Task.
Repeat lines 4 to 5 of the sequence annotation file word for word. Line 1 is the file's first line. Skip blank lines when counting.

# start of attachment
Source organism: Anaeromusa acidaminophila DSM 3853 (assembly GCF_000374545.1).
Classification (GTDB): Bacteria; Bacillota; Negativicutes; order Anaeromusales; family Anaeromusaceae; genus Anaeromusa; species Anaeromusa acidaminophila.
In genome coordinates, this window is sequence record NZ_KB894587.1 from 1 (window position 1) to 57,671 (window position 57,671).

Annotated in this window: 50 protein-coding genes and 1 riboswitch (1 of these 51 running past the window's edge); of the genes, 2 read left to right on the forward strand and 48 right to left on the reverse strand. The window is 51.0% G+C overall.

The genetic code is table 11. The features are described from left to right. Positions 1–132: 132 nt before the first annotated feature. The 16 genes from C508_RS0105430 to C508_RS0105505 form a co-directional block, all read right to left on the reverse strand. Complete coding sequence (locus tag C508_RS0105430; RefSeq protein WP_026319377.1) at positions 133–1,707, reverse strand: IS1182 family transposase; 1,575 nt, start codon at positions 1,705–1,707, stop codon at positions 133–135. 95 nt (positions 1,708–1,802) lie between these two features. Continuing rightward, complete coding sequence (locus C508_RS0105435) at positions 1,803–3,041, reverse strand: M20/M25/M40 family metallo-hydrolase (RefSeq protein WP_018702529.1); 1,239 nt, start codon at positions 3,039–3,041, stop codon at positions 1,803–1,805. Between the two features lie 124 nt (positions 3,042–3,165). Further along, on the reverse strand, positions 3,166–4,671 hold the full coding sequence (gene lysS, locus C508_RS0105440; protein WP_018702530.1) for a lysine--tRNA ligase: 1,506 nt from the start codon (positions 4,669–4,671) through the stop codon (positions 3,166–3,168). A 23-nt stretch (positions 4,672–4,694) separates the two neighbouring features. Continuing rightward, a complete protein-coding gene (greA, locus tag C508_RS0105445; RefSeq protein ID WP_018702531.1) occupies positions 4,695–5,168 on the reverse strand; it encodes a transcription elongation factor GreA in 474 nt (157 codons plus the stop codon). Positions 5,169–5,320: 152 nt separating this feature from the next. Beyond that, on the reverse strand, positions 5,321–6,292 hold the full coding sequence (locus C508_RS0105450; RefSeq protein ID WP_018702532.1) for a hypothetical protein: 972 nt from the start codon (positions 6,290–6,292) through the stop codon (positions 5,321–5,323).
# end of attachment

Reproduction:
Annotated in this window: 50 protein-coding genes and 1 riboswitch (1 of these 51 running past the window's edge); of the genes, 2 read left to right on the forward strand and 48 right to left on the reverse strand. The window is 51.0% G+C overall.

The genetic code is table 11. The features are described from left to right. Positions 1–132: 132 nt before the first annotated feature. The 16 genes from C508_RS0105430 to C508_RS0105505 form a co-directional block, all read right to left on the reverse strand. Complete coding sequence (locus tag C508_RS0105430; RefSeq protein WP_026319377.1) at positions 133–1,707, reverse strand: IS1182 family transposase; 1,575 nt, start codon at positions 1,705–1,707, stop codon at positions 133–135. 95 nt (positions 1,708–1,802) lie between these two features. Continuing rightward, complete coding sequence (locus C508_RS0105435) at positions 1,803–3,041, reverse strand: M20/M25/M40 family metallo-hydrolase (RefSeq protein WP_018702529.1); 1,239 nt, start codon at positions 3,039–3,041, stop codon at positions 1,803–1,805. Between the two features lie 124 nt (positions 3,042–3,165). Further along, on the reverse strand, positions 3,166–4,671 hold the full coding sequence (gene lysS, locus C508_RS0105440; protein WP_018702530.1) for a lysine--tRNA ligase: 1,506 nt from the start codon (positions 4,669–4,671) through the stop codon (positions 3,166–3,168). A 23-nt stretch (positions 4,672–4,694) separates the two neighbouring features. Continuing rightward, a complete protein-coding gene (greA, locus tag C508_RS0105445; RefSeq protein ID WP_018702531.1) occupies positions 4,695–5,168 on the reverse strand; it encodes a transcription elongation factor GreA in 474 nt (157 codons plus the stop codon). Positions 5,169–5,320: 152 nt separating this feature from the next. Beyond that, on the reverse strand, positions 5,321–6,292 hold the full coding sequence (locus C508_RS0105450; RefSeq protein ID WP_018702532.1) for a hypothetical protein: 972 nt from the start codon (positions 6,290–6,292) through the stop codon (positions 5,321–5,323).